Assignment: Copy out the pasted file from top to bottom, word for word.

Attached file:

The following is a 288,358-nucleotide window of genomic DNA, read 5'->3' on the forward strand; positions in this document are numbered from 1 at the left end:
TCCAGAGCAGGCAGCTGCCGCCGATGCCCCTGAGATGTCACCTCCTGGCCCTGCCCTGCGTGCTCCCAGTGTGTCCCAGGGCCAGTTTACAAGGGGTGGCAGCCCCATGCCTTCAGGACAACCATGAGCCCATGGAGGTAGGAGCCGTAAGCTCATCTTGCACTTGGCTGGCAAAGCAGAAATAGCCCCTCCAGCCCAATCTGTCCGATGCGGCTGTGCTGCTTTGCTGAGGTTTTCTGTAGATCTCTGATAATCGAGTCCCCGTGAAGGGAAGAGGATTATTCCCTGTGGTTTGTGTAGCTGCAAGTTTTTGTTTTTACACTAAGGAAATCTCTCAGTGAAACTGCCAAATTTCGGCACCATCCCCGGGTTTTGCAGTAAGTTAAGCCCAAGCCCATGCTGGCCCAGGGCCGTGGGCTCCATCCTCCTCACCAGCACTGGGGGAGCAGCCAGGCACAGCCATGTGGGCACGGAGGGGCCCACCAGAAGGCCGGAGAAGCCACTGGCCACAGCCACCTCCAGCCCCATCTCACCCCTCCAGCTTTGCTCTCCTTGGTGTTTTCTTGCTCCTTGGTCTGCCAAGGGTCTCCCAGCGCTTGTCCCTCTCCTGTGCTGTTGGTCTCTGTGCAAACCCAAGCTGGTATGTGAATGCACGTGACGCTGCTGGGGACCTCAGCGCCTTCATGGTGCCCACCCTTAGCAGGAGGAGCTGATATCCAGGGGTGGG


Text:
The following is a 288,358-nucleotide window of genomic DNA, read 5'->3' on the forward strand; positions in this document are numbered from 1 at the left end:
TCCAGAGCAGGCAGCTGCCGCCGATGCCCCTGAGATGTCACCTCCTGGCCCTGCCCTGCGTGCTCCCAGTGTGTCCCAGGGCCAGTTTACAAGGGGTGGCAGCCCCATGCCTTCAGGACAACCATGAGCCCATGGAGGTAGGAGCCGTAAGCTCATCTTGCACTTGGCTGGCAAAGCAGAAATAGCCCCTCCAGCCCAATCTGTCCGATGCGGCTGTGCTGCTTTGCTGAGGTTTTCTGTAGATCTCTGATAATCGAGTCCCCGTGAAGGGAAGAGGATTATTCCCTGTGGTTTGTGTAGCTGCAAGTTTTTGTTTTTACACTAAGGAAATCTCTCAGTGAAACTGCCAAATTTCGGCACCATCCCCGGGTTTTGCAGTAAGTTAAGCCCAAGCCCATGCTGGCCCAGGGCCGTGGGCTCCATCCTCCTCACCAGCACTGGGGGAGCAGCCAGGCACAGCCATGTGGGCACGGAGGGGCCCACCAGAAGGCCGGAGAAGCCACTGGCCACAGCCACCTCCAGCCCCATCTCACCCCTCCAGCTTTGCTCTCCTTGGTGTTTTCTTGCTCCTTGGTCTGCCAAGGGTCTCCCAGCGCTTGTCCCTCTCCTGTGCTGTTGGTCTCTGTGCAAACCCAAGCTGGTATGTGAATGCACGTGACGCTGCTGGGGACCTCAGCGCCTTCATGGTGCCCACCCTTAGCAGGAGGAGCTGATATCCAGGGGTGGG